Children and Disasters: The Essential Role of Children's Rights Law

Publication Title

Yearbook of International Disasters Law Online

Document Type

Contribution to Book

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Although children constitute approximately one-third of the world’s population, they remain marginalized when it comes to law and policy discourses and actions. Disasters do not change this dynamic. Despite being the face of media portrayals in the aftermath of disasters, children often are relegated to the margins and not adequately accounted for in disaster response initiatives. Moreover, children continue to receive insufficient attention in research on disasters and their impact, even though in disaster settings, they are among the most vulnerable and hard-hit populations.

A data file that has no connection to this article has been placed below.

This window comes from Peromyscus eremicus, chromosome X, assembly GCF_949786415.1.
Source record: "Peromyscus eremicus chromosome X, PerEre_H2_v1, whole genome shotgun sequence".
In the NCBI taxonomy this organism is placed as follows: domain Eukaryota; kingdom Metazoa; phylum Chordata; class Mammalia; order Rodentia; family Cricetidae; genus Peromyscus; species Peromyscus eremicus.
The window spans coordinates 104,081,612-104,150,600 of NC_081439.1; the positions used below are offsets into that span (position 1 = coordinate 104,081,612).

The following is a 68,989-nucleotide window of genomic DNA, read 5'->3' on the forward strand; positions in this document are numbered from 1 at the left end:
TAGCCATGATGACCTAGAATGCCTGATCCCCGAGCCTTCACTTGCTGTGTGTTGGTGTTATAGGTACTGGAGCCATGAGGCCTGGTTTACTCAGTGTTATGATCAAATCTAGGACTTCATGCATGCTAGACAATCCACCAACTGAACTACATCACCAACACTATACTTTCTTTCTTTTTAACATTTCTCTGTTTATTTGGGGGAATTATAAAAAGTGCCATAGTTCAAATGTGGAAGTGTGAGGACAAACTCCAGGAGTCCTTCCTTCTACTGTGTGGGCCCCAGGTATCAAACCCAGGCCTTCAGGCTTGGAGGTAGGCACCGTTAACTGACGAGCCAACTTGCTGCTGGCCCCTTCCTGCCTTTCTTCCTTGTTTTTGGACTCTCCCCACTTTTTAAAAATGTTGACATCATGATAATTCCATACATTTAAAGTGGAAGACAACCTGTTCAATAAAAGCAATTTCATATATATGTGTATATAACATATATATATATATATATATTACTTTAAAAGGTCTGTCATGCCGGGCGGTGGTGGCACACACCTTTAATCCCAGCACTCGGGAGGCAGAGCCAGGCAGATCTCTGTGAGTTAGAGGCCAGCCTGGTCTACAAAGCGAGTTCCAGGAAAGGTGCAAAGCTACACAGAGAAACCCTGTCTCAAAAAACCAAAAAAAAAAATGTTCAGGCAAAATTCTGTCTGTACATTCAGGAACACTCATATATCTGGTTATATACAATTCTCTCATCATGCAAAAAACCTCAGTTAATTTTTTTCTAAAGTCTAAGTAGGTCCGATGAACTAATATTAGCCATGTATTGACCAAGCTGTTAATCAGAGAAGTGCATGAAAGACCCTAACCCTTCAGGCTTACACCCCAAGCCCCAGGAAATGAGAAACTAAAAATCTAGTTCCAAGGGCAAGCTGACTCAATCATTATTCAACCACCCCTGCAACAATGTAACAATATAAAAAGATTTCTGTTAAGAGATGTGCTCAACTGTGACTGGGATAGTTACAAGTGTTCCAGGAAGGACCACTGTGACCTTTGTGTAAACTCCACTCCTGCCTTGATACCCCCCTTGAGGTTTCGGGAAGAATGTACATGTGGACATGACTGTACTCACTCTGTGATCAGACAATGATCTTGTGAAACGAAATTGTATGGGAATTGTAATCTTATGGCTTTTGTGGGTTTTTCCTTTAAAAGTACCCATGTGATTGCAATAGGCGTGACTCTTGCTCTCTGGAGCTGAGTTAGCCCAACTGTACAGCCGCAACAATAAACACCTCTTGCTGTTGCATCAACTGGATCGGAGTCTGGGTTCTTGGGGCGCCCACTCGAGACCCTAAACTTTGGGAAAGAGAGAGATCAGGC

This chapter discusses the various ways disasters affect children and the international law frameworks relevant to children and disasters (notably IDRL and children’s rights law). It then examines how the international community and national governments must reframe their approach to children in the context of disasters so that they are no longer overlooked, urging a mainstreaming of both children’s views and children’s rights in the prevention of and responses to disasters.

Recommended Citation

Jonathan Todres, Children and Disasters: The Essential Role of Children's Rights Law, in 2 Ybk. Int'l Disaster L. Online 177 (2021).





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